Those Who Have No Country
Lucy Victoria Smith to George Washington Smith, 1917
It is winter now, and the bones of the earth lie empty,
uncovered by the trillium, sage and bleeding heart,
blooming lovelies when you walked away.
The barn is falling
the beams reflect our aging joints,
our slowing hearts and clouded lungs.
Wash is sick with gout,
too much rich food, the doctors say.
I am weary with recollection.
Thoughts of my daughter buried under the oak,
her brief and terrible union with a violent man.
My youngest girl is living now in town, her children wild
among the drifts of cinder near the cotton mills.
The other boys are hard like Wash,
they give no affection to their wives or girls,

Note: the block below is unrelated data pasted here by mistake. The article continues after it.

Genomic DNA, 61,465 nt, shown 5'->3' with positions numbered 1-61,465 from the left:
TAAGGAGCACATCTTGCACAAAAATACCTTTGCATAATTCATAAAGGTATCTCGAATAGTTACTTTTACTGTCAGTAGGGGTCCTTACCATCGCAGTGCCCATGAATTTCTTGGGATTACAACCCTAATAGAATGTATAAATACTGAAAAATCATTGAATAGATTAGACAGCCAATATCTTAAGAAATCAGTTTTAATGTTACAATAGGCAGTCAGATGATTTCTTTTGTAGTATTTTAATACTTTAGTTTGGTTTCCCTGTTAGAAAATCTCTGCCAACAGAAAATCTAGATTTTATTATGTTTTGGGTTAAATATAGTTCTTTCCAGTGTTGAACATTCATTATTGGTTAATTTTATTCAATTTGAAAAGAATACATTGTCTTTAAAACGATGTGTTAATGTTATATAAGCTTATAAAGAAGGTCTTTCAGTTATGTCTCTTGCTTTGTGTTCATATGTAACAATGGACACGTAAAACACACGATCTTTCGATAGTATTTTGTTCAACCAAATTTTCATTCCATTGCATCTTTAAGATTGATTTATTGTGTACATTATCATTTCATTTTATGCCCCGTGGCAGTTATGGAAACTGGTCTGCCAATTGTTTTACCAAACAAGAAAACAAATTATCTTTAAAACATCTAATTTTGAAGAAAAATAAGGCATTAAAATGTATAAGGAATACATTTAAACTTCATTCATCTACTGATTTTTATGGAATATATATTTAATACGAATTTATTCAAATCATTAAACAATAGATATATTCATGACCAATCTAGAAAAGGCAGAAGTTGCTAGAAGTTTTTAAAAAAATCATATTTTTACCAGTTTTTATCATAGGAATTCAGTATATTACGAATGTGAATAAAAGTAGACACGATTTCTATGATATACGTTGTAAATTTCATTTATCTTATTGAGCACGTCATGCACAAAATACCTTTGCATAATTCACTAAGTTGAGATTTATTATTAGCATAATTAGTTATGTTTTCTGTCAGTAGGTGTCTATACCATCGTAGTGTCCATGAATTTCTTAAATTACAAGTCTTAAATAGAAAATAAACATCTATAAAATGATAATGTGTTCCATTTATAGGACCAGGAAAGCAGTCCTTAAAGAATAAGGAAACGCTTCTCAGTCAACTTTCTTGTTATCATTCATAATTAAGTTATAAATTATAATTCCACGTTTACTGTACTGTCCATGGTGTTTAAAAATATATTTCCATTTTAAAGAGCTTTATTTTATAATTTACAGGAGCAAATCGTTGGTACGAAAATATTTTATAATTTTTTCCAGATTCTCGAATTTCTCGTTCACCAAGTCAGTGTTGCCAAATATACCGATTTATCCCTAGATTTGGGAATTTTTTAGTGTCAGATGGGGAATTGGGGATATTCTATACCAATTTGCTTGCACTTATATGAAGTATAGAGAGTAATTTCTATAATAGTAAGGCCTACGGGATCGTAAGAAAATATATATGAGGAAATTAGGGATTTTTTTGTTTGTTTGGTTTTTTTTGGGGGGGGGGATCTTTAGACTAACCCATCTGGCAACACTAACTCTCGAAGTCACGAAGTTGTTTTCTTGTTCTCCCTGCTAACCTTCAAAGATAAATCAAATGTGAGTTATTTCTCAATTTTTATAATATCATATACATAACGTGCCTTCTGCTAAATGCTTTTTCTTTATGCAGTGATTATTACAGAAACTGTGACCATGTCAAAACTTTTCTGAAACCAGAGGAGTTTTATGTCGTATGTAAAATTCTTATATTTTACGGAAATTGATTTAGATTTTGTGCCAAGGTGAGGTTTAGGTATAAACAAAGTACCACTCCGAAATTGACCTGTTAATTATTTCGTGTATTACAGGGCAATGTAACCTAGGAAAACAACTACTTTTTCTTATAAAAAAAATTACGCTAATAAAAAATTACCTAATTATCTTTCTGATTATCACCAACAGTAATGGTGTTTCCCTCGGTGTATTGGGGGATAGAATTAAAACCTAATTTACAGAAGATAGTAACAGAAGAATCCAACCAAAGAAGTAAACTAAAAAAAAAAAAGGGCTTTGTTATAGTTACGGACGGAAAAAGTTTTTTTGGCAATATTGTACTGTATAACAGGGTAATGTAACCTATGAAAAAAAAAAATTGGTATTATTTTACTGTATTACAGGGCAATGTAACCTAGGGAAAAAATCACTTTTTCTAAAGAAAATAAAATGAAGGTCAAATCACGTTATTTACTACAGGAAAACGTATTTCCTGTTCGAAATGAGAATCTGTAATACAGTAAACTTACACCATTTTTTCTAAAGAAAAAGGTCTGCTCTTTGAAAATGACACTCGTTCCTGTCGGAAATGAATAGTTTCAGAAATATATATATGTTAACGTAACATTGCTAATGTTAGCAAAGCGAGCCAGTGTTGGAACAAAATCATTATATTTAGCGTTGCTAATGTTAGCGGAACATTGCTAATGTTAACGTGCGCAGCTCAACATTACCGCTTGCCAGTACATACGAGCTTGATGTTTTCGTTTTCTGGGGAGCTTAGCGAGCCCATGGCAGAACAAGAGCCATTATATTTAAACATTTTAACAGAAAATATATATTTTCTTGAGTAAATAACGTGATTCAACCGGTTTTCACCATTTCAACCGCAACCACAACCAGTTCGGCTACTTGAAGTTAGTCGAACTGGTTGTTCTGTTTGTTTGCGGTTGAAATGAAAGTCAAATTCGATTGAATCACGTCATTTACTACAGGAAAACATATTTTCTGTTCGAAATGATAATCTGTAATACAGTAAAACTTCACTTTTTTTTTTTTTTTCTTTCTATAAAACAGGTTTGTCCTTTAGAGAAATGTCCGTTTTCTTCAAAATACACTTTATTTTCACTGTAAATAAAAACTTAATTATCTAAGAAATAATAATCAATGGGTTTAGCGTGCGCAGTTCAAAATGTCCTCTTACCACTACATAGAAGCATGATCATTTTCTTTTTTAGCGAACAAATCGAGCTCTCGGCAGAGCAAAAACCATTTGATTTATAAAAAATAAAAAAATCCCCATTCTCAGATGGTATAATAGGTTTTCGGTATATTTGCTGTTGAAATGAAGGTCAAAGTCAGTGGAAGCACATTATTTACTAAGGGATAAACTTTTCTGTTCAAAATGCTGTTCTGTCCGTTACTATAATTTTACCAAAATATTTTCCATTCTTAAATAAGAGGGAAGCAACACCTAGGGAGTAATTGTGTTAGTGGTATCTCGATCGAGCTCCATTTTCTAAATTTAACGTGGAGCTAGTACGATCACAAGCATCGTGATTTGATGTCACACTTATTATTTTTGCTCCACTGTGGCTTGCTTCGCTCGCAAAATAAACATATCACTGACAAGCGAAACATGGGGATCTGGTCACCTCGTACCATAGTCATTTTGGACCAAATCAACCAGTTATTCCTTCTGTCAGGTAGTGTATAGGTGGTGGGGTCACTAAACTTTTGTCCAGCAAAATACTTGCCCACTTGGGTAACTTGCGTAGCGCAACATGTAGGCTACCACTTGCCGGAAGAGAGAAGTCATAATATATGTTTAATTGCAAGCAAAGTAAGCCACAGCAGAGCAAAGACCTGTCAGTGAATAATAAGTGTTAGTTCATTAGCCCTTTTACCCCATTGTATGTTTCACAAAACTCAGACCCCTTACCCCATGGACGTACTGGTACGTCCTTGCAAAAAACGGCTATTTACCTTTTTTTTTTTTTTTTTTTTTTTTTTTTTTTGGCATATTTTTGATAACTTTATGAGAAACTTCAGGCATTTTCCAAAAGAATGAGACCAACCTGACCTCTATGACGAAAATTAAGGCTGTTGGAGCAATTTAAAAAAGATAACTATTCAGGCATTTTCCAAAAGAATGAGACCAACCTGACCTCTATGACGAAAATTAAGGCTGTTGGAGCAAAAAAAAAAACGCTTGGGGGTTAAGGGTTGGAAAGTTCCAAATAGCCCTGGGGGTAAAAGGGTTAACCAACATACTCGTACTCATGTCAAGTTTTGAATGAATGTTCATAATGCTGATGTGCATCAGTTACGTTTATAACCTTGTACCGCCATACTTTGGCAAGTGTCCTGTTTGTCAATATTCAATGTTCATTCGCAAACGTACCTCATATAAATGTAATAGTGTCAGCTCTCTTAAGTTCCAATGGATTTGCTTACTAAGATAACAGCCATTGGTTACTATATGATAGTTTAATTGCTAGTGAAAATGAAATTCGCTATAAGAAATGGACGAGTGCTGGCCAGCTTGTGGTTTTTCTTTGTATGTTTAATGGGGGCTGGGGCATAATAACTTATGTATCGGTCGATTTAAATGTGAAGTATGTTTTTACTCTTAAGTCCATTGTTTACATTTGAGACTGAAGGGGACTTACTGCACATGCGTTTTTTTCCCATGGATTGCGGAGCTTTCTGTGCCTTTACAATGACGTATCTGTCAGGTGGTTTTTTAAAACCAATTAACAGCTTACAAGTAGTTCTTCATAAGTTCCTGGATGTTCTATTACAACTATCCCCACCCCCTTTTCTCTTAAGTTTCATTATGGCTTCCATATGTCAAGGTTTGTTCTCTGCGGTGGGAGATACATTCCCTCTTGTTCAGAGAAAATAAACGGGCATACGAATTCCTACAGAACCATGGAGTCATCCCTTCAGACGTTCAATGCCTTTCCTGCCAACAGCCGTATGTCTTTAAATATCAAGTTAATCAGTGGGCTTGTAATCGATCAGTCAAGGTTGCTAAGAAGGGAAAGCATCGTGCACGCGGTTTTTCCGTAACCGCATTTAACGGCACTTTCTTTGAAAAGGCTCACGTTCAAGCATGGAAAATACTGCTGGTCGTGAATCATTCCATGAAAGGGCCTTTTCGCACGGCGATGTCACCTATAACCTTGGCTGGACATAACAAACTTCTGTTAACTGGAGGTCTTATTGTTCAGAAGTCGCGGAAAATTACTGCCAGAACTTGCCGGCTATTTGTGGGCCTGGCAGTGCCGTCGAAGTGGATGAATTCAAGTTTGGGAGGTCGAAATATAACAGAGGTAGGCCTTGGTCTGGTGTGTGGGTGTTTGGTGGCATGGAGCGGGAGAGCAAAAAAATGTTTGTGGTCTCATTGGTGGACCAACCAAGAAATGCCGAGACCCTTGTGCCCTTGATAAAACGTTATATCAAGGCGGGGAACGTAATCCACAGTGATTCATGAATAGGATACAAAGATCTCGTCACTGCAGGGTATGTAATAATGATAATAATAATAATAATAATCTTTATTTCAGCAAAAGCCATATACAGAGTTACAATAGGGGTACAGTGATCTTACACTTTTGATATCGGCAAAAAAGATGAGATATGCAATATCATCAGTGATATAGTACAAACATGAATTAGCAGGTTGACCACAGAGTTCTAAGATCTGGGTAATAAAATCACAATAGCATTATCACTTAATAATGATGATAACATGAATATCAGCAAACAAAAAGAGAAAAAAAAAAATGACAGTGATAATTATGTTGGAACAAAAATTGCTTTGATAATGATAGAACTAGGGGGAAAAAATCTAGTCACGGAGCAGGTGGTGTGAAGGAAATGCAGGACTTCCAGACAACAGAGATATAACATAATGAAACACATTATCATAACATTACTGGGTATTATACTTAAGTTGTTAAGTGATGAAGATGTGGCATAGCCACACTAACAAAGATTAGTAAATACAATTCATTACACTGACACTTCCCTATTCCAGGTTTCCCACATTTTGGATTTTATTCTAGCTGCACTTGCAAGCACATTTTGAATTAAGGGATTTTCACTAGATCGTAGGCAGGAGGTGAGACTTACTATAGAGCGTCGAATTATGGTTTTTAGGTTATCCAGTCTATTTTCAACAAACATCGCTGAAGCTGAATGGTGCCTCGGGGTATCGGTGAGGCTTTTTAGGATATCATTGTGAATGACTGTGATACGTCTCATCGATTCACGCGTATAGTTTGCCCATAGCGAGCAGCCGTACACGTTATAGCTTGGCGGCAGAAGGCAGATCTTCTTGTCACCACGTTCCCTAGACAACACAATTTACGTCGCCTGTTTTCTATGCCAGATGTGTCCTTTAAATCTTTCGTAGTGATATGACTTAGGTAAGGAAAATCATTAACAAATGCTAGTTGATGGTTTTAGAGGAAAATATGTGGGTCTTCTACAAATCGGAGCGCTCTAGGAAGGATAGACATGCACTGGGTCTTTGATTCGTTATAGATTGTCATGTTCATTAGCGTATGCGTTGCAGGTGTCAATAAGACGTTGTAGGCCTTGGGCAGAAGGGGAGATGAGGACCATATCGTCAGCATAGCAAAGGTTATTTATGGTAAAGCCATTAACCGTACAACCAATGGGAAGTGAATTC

They are iron and do not bend to tears
or vows, but break those who hurl against them
their innermost gifts.
Why you left, my lovely son, I know, if no one else admits.
You do not love this bitter land, this bonebreak from sun to set,
You love a forbidden sonnet or a trill of mockingbird, a painting poised
above a table filled with sunlight.
I pray the bullets in France are merciful and swift.
Gayle Ledbetter Newby has been published in the Broadkill Review, decomP, Gravel Magazine, Hiram Poetry Review, Literary Orphans, and others. Her first chapbook Once Appointed (Plan B Press) was published in the fall of 2017. Gayle has worked as a teacher, librarian, and as a social worker. She lives in Mississippi.